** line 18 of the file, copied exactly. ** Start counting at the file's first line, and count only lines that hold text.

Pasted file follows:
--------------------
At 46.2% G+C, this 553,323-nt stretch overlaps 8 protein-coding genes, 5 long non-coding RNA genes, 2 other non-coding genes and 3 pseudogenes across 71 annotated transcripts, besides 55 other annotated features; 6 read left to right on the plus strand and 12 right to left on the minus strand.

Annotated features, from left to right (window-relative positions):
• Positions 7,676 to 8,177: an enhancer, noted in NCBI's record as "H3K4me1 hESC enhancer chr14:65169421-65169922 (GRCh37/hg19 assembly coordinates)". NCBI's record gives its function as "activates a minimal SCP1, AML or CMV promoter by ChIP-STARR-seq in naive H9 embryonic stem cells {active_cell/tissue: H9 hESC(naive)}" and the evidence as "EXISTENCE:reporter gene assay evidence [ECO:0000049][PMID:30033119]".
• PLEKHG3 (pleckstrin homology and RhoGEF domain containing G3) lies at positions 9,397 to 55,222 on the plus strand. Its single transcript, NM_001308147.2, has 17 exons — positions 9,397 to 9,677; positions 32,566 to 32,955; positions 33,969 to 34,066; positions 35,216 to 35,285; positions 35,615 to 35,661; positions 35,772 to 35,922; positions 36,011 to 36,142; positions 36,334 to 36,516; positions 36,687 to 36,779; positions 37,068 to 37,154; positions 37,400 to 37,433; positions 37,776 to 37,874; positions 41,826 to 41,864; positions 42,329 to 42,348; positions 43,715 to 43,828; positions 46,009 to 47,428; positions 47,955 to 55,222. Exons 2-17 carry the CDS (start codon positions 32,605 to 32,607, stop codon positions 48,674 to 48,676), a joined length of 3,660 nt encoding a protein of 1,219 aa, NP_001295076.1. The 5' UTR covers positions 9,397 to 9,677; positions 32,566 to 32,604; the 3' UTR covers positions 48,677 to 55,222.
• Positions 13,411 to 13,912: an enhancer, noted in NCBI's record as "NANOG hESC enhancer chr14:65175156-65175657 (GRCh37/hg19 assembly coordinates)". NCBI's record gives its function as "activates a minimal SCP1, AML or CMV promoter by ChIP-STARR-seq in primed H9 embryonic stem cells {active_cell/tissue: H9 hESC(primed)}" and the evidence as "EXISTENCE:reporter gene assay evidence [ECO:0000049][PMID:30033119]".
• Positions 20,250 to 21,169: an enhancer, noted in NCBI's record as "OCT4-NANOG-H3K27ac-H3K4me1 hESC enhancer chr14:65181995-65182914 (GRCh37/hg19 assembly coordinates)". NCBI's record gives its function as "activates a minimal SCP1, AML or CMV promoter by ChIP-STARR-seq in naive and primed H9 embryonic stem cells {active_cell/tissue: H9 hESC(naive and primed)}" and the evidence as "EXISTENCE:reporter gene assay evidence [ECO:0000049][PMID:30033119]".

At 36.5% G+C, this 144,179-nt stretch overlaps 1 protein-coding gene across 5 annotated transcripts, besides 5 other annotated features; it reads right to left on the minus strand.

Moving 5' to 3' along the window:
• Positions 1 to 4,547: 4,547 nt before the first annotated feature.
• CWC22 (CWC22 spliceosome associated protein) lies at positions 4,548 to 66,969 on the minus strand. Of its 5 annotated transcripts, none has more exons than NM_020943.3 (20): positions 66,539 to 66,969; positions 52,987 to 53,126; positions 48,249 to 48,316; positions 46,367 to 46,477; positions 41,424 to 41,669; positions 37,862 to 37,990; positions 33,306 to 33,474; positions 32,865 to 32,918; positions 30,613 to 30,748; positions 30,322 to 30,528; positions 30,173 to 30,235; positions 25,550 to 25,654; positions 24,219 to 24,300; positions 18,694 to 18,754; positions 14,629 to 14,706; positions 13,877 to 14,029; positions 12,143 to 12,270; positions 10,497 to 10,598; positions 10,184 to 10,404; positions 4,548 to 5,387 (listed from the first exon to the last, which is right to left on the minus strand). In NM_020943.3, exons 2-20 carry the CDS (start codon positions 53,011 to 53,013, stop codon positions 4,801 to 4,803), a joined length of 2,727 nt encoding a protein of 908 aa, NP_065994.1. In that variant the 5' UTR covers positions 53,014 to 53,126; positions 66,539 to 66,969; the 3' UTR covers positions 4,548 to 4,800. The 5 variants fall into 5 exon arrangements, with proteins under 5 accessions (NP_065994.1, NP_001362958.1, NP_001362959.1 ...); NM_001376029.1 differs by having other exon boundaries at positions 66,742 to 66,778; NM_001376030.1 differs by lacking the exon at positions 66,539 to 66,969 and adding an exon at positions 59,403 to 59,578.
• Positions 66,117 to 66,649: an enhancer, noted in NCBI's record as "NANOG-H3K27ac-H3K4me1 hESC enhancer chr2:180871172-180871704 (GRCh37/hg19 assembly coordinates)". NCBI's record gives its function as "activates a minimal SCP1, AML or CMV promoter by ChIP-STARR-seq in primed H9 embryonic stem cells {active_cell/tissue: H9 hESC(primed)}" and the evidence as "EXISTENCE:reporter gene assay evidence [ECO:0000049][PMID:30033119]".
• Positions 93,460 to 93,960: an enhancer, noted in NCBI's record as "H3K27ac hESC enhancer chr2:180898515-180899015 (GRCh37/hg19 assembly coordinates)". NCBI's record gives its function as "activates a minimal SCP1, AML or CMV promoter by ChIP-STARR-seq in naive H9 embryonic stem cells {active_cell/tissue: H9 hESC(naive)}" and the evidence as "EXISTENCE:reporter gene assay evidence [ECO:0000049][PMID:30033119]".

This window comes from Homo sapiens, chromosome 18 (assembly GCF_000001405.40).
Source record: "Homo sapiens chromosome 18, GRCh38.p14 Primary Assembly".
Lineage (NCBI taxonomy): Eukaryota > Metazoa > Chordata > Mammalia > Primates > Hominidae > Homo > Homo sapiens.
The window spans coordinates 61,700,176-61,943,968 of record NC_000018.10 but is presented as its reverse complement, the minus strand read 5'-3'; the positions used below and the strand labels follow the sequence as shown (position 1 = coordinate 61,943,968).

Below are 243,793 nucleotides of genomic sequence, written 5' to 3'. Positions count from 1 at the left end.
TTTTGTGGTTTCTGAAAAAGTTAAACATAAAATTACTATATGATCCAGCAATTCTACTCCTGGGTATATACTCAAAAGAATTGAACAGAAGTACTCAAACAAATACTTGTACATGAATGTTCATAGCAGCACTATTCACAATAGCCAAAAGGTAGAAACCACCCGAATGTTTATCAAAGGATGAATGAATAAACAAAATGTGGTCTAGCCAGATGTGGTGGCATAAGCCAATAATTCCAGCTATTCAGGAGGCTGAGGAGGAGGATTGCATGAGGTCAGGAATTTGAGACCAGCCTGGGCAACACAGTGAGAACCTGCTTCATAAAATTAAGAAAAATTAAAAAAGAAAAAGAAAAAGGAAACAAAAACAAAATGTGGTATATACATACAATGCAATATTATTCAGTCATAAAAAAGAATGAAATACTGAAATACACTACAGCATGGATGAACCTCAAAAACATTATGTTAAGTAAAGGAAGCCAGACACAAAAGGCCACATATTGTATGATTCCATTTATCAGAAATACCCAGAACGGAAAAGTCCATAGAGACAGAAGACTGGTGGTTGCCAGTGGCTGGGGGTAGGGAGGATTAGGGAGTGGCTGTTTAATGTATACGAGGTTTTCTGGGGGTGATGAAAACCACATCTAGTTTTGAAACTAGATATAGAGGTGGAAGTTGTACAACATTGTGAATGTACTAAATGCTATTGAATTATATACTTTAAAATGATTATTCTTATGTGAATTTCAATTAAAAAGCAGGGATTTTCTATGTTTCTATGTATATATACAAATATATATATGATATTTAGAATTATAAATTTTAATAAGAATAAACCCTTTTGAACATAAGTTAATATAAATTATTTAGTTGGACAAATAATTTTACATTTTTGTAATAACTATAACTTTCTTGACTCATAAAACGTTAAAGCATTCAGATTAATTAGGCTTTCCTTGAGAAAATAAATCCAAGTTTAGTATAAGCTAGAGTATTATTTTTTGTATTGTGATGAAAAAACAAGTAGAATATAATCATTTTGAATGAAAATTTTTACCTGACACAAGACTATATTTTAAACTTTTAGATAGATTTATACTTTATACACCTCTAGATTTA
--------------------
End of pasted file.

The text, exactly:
TTTTGTGGTTTCTGAAAAAGTTAAACATAAAATTACTATATGATCCAGCAATTCTACTCCTGGGTATATACTCAAAAGAATTGAACAGAAGTACTCAAACAAATACTTGTACATGAATGTTCATAGCAGCACTATTCACAATAGCCAAAAGGTAGAAACCACCCGAATGTTTATCAAAGGATGAATGAATAAACAAAATGTGGTCTAGCCAGATGTGGTGGCATAAGCCAATAATTCCAGCTATTCAGGAGGCTGAGGAGGAGGATTGCATGAGGTCAGGAATTTGAGACCAGCCTGGGCAACACAGTGAGAACCTGCTTCATAAAATTAAGAAAAATTAAAAAAGAAAAAGAAAAAGGAAACAAAAACAAAATGTGGTATATACATACAATGCAATATTATTCAGTCATAAAAAAGAATGAAATACTGAAATACACTACAGCATGGATGAACCTCAAAAACATTATGTTAAGTAAAGGAAGCCAGACACAAAAGGCCACATATTGTATGATTCCATTTATCAGAAATACCCAGAACGGAAAAGTCCATAGAGACAGAAGACTGGTGGTTGCCAGTGGCTGGGGGTAGGGAGGATTAGGGAGTGGCTGTTTAATGTATACGAGGTTTTCTGGGGGTGATGAAAACCACATCTAGTTTTGAAACTAGATATAGAGGTGGAAGTTGTACAACATTGTGAATGTACTAAATGCTATTGAATTATATACTTTAAAATGATTATTCTTATGTGAATTTCAATTAAAAAGCAGGGATTTTCTATGTTTCTATGTATATATACAAATATATATATGATATTTAGAATTATAAATTTTAATAAGAATAAACCCTTTTGAACATAAGTTAATATAAATTATTTAGTTGGACAAATAATTTTACATTTTTGTAATAACTATAACTTTCTTGACTCATAAAACGTTAAAGCATTCAGATTAATTAGGCTTTCCTTGAGAAAATAAATCCAAGTTTAGTATAAGCTAGAGTATTATTTTTTGTATTGTGATGAAAAAACAAGTAGAATATAATCATTTTGAATGAAAATTTTTACCTGACACAAGACTATATTTTAAACTTTTAGATAGATTTATACTTTATACACCTCTAGATTTA